But there’s another even broader point of interest in food styling that Spychala and I discussed.
While it is, at its highest professional level an art form, it’s also something that can be practiced and enjoyed outside of television studios and photo shoots.
Social media, Instagram and the advent of social media food photos have made it both cool and fun to style one’s own food in pursuit of internet fame, or at the very least, jealousy from one’s social circle for missing a meal that looked that good.
To that end, here are 4media’s four tips from a professional food stylist on doing some fun takes of your own, next time you toss down a meal worth commemorating:
- “Don’t just make the food look nice, make it look appetizing.”
There’s a difference between something that looks pretty and something that you or I actually want to eat. Some stylists, Spychala said, are so intent on plating and otherwise styling the food that it may look too good to be real, or seem unapproachable. Keep it appetizing.
- “Odd numbers look better than even ones.”
Maybe it’s something about eyes, or about the number of cookies you want to eat, where three is always better than two, but one thing is for sure: Food is best photographed in odd numbers. Don’t forget it next time you’re trying to fill your social network with envy.
- “Garnishes are good.”
Though this may seem obvious, it’s all too often missed, especially by home chefs. Garnishes are great for a splash of color, plus they compliment our first tip: Make your food look fabulous, but make sure people want to eat it, too. A pinch of parsley can go a long way.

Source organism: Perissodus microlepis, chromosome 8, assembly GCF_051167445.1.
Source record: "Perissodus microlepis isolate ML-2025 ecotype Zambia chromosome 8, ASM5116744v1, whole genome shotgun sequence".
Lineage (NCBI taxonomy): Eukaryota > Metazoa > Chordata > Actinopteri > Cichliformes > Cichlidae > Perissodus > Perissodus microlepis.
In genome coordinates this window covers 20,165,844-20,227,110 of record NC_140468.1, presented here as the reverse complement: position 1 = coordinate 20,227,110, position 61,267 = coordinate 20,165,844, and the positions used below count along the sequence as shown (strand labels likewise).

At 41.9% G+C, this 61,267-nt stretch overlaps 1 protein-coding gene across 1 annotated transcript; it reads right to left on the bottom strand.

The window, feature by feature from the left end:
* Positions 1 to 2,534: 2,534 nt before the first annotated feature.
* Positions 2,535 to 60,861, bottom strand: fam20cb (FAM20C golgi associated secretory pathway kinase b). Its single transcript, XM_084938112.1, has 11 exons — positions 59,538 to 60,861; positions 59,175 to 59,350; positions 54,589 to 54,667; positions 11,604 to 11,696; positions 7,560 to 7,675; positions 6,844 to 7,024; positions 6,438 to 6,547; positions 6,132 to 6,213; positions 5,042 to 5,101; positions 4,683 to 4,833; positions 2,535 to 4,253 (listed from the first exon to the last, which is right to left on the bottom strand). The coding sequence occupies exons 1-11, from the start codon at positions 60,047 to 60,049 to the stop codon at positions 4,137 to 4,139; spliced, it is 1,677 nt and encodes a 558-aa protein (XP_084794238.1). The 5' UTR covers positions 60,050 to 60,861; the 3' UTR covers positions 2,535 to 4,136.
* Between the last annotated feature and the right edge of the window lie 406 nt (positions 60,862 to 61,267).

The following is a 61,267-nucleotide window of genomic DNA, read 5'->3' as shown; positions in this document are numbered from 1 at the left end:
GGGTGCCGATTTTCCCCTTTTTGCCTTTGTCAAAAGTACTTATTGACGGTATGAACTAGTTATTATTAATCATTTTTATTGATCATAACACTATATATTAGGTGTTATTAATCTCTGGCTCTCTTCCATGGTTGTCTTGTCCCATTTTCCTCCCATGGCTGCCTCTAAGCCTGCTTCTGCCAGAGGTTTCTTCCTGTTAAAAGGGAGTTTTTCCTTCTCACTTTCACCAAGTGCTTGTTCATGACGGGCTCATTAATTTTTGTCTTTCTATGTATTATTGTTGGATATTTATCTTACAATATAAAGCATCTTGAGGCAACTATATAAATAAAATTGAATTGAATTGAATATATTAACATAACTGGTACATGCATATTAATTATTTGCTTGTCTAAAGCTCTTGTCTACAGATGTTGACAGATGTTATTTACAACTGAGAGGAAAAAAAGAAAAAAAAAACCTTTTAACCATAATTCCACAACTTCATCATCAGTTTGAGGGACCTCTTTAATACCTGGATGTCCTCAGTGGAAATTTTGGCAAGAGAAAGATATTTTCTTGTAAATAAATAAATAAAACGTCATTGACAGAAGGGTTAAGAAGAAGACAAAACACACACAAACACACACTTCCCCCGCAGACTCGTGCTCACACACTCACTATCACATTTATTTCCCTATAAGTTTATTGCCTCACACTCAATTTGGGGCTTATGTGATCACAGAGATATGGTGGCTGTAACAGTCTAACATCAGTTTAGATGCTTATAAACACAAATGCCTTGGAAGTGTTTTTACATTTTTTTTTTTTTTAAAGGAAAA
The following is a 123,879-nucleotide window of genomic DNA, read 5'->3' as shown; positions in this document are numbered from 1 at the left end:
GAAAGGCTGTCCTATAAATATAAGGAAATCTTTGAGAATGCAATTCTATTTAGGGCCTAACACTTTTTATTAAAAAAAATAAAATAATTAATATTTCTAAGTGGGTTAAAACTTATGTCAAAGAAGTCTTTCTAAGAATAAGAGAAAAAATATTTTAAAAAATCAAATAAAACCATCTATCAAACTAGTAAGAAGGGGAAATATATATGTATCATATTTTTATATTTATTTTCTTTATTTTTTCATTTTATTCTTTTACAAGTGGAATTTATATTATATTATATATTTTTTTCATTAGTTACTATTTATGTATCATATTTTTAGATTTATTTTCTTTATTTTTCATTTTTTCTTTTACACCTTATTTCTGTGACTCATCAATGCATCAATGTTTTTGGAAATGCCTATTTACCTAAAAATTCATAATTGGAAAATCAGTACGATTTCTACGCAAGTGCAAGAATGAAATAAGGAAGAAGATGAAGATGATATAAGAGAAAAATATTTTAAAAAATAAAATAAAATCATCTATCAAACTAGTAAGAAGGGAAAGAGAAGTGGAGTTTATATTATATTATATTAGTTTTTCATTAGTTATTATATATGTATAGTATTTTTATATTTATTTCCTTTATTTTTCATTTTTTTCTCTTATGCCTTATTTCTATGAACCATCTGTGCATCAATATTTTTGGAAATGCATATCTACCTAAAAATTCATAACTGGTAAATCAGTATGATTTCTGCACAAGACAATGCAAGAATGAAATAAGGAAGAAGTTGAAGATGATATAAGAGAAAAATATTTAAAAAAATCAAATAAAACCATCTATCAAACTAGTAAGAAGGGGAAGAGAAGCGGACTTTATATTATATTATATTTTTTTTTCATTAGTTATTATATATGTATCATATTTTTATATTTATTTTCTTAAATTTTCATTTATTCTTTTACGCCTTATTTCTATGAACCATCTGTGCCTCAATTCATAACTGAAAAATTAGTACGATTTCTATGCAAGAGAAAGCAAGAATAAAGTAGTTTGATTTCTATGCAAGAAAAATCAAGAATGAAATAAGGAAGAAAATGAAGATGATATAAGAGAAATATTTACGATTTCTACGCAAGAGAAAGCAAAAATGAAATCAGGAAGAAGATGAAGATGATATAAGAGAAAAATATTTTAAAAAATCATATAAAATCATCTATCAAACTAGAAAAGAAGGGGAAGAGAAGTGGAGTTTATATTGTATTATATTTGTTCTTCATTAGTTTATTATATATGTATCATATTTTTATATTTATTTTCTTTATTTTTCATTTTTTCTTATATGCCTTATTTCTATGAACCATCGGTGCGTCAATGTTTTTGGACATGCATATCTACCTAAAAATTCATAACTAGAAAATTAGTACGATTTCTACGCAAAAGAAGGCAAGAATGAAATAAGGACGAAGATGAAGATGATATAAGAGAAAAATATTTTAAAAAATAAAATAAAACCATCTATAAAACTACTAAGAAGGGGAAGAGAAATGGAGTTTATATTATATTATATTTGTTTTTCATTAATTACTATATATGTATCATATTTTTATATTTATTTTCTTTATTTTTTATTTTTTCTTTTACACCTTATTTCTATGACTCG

- “Lighting, like in any form of photography, is key.”
Again, we don’t want to tell you something you already know, so consider this more of a reminder. Your food is going to look its best if it’s well lit, and that sort of lighting does not occur in most kitchens. Keep away from super harsh lights, and opt for a soft natural light wherever possible.
Remember that for the sake of filming food, whether in a media tour or a talk show, a good food stylist is someone you’ll want to be sure is on the guest list. If you’re an amateur food stylist or food photographer, there’s fun to be had in practice and in dynamic shooting situations.
Want to put on the best food-centric SMT you can, or just chat more about our offerings for consumer-facing food brands? Reach out—we’re always happy to talk.
TJ Stallbaumer is 4media Group's Account Coordinator in Media and Research, where he focuses on delivering meaningful, click-worthy and research-driven content for clients and their brands. TJ worked in television news, where he was an online content editor and social media manager in a top-100 media market. TJ also spent time as a freelance longform journalist, and has had pieces featured in publications across Northwest Arkansas ranging in scope from 'social media's subliminal priming in political discussions' to a series detailing the area's best motorcycle roads. TJ has a master's degree in journalism from the University of Arkansas in Fayetteville, and is an NWA native living in Rogers.